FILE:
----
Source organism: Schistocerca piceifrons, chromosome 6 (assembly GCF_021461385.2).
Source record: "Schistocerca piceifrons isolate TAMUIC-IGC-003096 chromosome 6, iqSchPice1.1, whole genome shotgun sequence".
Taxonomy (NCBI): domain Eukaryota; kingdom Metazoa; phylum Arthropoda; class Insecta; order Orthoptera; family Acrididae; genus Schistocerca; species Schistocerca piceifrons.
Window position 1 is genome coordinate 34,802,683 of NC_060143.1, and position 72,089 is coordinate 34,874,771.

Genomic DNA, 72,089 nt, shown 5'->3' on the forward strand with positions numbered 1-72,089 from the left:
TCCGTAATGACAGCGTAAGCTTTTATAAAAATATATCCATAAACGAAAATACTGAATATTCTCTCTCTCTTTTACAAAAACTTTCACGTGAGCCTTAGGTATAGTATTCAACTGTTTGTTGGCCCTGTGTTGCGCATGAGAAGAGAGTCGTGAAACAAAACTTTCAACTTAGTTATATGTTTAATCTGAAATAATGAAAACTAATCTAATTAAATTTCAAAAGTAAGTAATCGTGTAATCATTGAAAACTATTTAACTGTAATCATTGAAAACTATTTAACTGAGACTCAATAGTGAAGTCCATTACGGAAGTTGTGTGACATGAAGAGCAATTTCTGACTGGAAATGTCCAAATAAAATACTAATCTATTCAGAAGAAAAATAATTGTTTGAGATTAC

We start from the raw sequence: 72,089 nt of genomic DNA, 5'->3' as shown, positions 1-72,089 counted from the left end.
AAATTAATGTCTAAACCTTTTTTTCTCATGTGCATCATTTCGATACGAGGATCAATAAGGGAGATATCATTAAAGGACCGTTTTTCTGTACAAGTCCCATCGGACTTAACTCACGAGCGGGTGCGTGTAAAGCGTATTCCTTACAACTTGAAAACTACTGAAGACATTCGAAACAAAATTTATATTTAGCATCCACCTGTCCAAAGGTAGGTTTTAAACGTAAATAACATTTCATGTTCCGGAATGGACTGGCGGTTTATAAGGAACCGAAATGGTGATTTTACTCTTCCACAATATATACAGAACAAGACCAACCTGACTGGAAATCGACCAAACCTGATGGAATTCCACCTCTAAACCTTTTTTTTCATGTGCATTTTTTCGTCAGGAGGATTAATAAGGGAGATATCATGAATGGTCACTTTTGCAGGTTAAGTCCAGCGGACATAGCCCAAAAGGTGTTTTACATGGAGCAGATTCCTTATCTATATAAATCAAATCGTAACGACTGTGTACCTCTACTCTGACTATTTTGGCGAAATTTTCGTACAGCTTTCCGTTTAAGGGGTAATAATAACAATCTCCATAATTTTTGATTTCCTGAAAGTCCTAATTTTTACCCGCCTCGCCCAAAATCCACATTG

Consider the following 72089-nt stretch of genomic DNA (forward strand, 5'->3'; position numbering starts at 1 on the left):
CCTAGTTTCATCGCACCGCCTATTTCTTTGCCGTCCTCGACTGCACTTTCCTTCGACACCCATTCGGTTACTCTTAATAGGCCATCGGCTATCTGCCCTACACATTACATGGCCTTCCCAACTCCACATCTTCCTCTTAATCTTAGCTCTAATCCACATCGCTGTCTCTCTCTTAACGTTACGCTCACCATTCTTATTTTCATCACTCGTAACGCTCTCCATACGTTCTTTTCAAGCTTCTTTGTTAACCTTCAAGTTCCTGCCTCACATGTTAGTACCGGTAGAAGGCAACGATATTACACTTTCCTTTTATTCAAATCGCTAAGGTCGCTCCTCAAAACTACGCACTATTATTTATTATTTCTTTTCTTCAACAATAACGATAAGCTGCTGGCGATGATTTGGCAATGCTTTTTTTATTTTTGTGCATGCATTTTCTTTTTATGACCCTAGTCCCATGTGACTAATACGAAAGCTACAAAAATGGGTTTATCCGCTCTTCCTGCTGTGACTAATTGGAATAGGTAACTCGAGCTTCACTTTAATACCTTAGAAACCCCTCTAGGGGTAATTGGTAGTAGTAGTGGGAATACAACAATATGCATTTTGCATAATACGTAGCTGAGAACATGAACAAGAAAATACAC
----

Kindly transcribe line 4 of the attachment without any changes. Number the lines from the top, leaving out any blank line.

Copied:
Window position 1 is genome coordinate 34,802,683 of NC_060143.1, and position 72,089 is coordinate 34,874,771.